With negotiations over the debt limit going down to the wire, the threat of a catastrophic default looms on the horizon. In order to prevent this disaster from happening, some analysts and experts think they have found a way to prevent the crisis: declare the debt limit itself to be unconstitutional. Economics columnist Bruce Bartlett, one of this view’s main supporters, cites section 4 of the 14th Amendment, which states that “the validity of the public debt … shall not be questioned.” However, this view is not universally accepted. Three legal scholars contacted by FrumForum invoked the powers granted to Congress under Article 1 to dispute the case against the debt ceiling and offered rival interpretations of the passages cited by Bartlett and others.
Michael McConnell, a former federal judge who now teaches at Stanford Law School, has recently written about the issue. He noted that “Article I, Section 8, Clause 2 gives Congress authority to borrow money on the credit of the United States, [so] Congressional authorization is … constitutionally required for the Treasury to borrow.”
Theodore Seto, a law professor at Loyola Marymount University who specializes in public finance, agreed and pointed out that standard interpretive practices gives the section from Article I precedence over the 14th Amendment. “You want to try to interpret constitutional provisions so that they’re consistent with one another,” he said. “If section 4 were meant to override the Congressional control over borrowing mentioned in Article I, you would expect that to be stated clearly.” Seto admitted that “politically, I’d love to defang the Republicans on this [by showing that the debt ceiling is unconstitutional], but I just don’t see the argument.”
Calvin Massey, a professor of constitutional law at the University of California at Hastings who has also written about the debt-ceiling debate recently, took a different view of the provision of the 14th Amendment that Bartlett cites. “I think that what the constitutional provision in the 14th Amendment means is that the government is directed constitutionally not to default on its debts,” he said. “That means that you take current revenue and devote it first of all to paying the existing debt, but that doesn’t give the Treasury Department carte blanche to borrow additional funds.”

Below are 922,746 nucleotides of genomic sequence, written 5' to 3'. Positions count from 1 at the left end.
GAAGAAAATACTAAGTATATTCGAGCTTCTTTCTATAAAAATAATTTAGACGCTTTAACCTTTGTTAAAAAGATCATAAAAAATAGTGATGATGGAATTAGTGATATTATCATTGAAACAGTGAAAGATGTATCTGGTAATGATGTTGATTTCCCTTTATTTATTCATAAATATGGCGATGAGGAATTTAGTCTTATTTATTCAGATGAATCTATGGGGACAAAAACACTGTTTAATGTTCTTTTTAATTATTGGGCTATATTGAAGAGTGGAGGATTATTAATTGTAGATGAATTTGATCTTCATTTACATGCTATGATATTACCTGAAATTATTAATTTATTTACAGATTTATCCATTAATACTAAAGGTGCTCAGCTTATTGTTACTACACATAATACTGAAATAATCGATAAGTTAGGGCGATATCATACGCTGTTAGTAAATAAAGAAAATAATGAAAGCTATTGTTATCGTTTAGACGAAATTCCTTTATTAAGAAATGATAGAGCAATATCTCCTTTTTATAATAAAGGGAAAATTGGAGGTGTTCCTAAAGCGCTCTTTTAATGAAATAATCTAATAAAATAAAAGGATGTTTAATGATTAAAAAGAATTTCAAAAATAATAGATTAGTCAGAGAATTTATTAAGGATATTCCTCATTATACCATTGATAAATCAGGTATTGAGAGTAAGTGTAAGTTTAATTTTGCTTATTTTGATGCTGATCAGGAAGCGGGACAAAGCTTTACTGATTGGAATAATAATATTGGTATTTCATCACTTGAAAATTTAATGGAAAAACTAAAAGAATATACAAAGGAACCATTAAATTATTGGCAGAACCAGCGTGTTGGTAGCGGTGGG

Opponents of the debt ceiling also cite a constitutional provision known as the Take Care clause, which requires the President to “take care that the laws be faithfully executed.” They argue that the prioritization of spending which Massey recommends would violate this requirement since it would involve disregarding laws which require spending money on other federal programs. However, the scholars FrumForum spoke to were skeptical of this argument as well.
“[The President has] a constitutional obligation that’s paramount to ordinary legislation to make sure that the public debt is paid,” Massey said. “Legislation is always subject to constitutional limitations, and … in [this] situation … that means paying the public debt first.” McConnell agreed, arguing that “among the laws he must faithfully execute is the constitutional prohibition on borrowing without authorization by Congress.” Both McConnell and Seto also noted that, if the Take Care clause allows the President to borrow without Congressional authorization, it would also allow him to levy new taxes without consulting Congress; they both saw this as a clear sign that the argument the debt ceiling was unconstitutional was mistaken.